A staff member with knowledge of Ms. Murphy’s thinking said that she always expected to sign the transition but that she needed reasonable justification to do so as Mr. Trump had not granted a concession. The recent pro-Biden developments in Michigan, Pennsylvania and Georgia, which confirmed Mr. Biden’s victory there last Friday, were a clear justification for further developments.
That decision was part of a cascade of events over the past few days that seemed to signal the end of Mr. Trump’s attempts to resist the will of voters.
Large counties in Pennsylvania formalized Mr. Biden’s victory in the state. And in a major break with the President, General Motors announced that it would no longer support the government’s efforts to repeal California’s fuel economy rules.
On Capitol Hill, most of Mr. Trump’s Republican allies stood by his side for the past two weeks as he tried to undo Mr. Biden’s victory. But on Monday, some of the Senate’s senior Republicans strongly urged Ms. Murphy to allow the transition.
Retiring Senator Lamar Alexander of Tennessee has issued his second call for a speedy transition in the past few days.
“Since it is evident that Joe Biden will be president-elect, I hope that President Trump will be proud of his remarkable accomplishments, putting the country first, and making a swift and orderly transition to make the new administration a success “said Mr. Alexander, a close friend of Senator Mitch McConnell, Kentucky Republican and majority leader. “When you’re in public life, the last thing you remember is what people remember.”
Earlier in the day, Senators Rob Portman of Ohio and Shelley Moore Capito of West Virginia, both Republicans, issued statements violating Mr Trump and urging Mr Biden to get coronavirus and national safety information.
“The 2020 elections have to end sometime,” said Ms. Capito.
The pressure on Mr. Trump went beyond the political sphere. More than 100 business leaders sent a letter to the administration on Monday asking them to facilitate a transition Republican National Security Expert Group Pleaded Republican Congressmen to admit Mr. Trump.
One of the President’s most staunch supporters, Stephen A. Schwarzman, executive director of private equity firm Blackstone, did not sign the business leaders’ letter but said in a statement: “The outcome today is very certain and the country should move on. ”
The most dramatic evidence that Mr Trump’s efforts to challenge the election waned on Monday came in Michigan, where days of speculation about the confirmation of the state vote ended with the 3-0 vote by the Advertising Commission. It did so after hours of comments from local employees, elected officials and the public, most of whom said the board’s only legal role was to confirm, not scrutinize, the election results.
As the meeting progressed, it became clear that a Republican member of the Acquisition Board, Aaron Van Langevelde, was leaning toward certification. He asked several times if the board had legal authority to do something else.
“There is nothing in the law that gives me the authority to request an exam,” he said. “I think the law is on my side here. We are not authorized to request an audit or to delay or block certification. “
The other Republican on the board, Norm Shinkle, abstained.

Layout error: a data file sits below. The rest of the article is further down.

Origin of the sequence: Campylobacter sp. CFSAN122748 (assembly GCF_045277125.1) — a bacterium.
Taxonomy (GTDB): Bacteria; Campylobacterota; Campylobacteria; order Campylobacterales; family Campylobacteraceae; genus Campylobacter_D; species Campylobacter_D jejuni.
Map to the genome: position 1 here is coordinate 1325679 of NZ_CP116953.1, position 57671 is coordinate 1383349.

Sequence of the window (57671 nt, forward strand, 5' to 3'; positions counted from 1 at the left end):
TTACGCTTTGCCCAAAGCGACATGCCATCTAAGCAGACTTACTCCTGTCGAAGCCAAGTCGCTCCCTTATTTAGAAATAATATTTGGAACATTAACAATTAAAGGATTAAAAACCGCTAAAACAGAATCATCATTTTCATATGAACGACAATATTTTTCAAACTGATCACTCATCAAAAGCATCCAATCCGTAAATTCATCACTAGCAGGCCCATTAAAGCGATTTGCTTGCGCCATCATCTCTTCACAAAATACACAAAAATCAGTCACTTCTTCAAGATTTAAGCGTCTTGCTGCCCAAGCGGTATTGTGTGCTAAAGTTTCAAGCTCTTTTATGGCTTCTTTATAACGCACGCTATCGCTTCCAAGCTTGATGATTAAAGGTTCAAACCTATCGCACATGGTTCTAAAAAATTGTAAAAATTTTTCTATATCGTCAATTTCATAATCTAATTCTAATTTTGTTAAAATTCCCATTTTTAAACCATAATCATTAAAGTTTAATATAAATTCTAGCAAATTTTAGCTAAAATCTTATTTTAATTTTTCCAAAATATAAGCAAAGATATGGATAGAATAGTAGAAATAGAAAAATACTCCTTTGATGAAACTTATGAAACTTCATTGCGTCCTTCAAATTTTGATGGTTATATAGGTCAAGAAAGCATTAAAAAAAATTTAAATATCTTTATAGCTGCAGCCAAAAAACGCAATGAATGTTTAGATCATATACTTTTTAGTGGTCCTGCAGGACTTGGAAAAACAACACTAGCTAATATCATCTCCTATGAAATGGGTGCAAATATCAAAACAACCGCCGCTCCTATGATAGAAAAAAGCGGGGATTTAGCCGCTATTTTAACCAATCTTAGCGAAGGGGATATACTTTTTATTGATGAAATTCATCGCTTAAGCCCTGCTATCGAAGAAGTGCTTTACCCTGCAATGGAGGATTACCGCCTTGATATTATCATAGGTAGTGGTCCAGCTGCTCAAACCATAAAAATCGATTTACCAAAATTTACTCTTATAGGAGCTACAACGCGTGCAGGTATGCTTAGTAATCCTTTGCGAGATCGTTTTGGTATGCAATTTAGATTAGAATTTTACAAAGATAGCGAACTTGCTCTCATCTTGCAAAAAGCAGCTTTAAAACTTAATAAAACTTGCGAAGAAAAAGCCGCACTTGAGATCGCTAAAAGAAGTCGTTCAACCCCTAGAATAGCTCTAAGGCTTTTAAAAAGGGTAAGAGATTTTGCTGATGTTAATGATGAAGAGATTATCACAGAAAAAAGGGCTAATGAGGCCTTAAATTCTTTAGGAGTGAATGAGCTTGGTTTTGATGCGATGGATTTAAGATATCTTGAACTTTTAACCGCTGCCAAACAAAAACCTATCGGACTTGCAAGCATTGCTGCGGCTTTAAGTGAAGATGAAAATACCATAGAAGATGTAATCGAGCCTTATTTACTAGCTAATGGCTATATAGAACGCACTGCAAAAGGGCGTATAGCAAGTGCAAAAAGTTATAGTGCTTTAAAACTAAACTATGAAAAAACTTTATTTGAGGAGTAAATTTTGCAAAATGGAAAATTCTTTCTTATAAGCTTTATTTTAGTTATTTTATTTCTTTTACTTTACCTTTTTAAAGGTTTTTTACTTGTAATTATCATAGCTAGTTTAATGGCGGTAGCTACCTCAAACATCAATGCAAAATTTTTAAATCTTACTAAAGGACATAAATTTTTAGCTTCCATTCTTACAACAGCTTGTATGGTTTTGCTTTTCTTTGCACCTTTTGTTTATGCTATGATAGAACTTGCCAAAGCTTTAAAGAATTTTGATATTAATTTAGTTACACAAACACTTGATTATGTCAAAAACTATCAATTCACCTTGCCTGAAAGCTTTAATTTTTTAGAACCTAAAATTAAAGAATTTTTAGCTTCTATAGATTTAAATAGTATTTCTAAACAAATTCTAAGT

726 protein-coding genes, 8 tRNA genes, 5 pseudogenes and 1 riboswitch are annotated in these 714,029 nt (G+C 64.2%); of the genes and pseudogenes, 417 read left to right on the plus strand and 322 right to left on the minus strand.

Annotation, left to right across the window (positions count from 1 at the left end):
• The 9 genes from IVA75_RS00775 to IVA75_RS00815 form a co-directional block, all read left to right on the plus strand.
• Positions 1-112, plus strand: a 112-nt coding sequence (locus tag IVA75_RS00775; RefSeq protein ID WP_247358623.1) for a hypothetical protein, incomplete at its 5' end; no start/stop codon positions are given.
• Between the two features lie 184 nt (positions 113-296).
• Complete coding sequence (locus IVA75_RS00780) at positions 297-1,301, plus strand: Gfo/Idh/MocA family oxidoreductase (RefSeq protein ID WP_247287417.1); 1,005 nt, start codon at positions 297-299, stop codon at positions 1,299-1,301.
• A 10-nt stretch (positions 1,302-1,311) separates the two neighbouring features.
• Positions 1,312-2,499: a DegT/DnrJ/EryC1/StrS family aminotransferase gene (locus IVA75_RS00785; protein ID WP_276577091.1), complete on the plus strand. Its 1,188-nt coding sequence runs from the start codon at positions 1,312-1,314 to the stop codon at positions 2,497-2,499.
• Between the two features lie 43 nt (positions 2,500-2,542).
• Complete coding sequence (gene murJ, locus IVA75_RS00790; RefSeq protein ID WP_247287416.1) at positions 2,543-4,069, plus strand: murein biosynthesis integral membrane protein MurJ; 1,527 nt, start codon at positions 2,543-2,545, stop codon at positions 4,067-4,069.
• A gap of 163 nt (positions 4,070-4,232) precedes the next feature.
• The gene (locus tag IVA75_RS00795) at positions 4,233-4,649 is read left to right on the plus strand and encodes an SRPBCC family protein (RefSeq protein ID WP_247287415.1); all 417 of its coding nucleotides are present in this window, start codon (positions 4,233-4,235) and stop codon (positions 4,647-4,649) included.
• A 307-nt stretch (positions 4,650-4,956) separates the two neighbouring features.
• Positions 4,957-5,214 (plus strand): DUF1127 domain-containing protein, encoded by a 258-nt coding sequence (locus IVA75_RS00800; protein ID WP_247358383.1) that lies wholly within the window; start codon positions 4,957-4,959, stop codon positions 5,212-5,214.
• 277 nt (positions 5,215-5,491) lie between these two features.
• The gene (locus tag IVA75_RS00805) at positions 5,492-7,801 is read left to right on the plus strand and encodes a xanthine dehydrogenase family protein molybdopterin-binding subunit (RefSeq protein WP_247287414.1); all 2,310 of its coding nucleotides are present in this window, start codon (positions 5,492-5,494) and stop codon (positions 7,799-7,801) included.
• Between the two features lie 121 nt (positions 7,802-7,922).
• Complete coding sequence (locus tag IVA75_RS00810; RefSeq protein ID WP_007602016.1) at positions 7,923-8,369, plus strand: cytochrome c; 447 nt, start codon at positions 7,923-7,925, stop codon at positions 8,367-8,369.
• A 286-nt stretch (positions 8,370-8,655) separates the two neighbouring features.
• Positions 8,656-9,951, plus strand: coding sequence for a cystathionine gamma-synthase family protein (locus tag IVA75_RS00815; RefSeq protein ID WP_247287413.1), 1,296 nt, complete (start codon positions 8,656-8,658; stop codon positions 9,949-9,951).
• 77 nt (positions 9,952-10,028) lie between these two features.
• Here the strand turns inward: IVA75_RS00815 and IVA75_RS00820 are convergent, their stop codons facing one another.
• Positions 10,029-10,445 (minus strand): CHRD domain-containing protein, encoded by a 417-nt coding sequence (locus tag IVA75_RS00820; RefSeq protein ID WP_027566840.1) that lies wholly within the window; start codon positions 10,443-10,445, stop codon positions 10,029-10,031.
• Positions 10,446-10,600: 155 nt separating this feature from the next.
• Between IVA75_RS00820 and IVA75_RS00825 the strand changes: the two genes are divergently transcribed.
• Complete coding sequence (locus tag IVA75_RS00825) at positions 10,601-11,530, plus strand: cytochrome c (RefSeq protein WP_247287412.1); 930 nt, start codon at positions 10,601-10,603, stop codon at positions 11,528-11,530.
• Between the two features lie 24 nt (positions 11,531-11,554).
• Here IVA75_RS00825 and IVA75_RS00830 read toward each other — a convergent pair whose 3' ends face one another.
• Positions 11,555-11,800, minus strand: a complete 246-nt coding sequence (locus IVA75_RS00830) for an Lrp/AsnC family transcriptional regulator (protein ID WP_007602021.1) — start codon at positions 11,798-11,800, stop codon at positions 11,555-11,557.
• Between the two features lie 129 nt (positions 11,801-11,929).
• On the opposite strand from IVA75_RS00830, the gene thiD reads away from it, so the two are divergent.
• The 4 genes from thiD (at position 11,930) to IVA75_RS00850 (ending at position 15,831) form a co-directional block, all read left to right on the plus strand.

Jocelyn Benson, Michigan’s Democratic Secretary of State, said in a statement that “democracy prevailed” against “an unprecedented assault on its integrity”. She said the state will now initiate procedures, including a risk-limiting review, to further reaffirm the integrity of the elections.
Another crucial swing state, Pennsylvania, also moved toward cementing results on Monday. Several counties confirmed the vote, despite the fact that Republicans were scattered on the ground to halt the process. Mr. Biden won Pennsylvania by approximately 80,000 votes.
In Allegheny County, the state’s second largest county and home to Pittsburgh, the county board voted 2-1 in favor of confirming the results. And in Philadelphia, the largest county, city commissioners confirmed the results Monday night after the state Supreme Court rejected a Republican motion to disqualify the 8,000 postal ballots.
Pennsylvania law requires counties to confirm their votes by the third Monday after the election, but there is no real penalty for missing the deadline.
The statewide results will not be officially confirmed until all counties report. The process will then be passed on to Secretary of State Kathy Boockvar and then to Governor Tom Wolf for final signing and voting by voters. Both officials are Democrats.
Despite the counties’ certifications on Monday, the Trump campaign filed an urgency complaint in the U.S. Third Circuit Court of Appeals to halt statewide certification.
Still, the legal challenges of the Trump campaign, spearheaded by Mr Giuliani, were so unsuccessful and largely ridiculed that the president acknowledged to advisors that the former New York City mayor’s appearances had become a debacle.
By late Monday, Mr. Biden’s team had already taken their first steps towards a more formal transition and moved their website. buildbackbetter.comto his new home on government servers made possible by Ms. Murphy’s decision: Buildbackbetter.gov.
Michael D. Shear reported from Washington, Maggie Haberman and Nick Corasaniti from New York and Jim Rutenberg from Montauk, New York. Kathleen Gray reported from Bloomfield Hills, Michigan, and Nicholas Fandos and Emily Cochrane from Washington.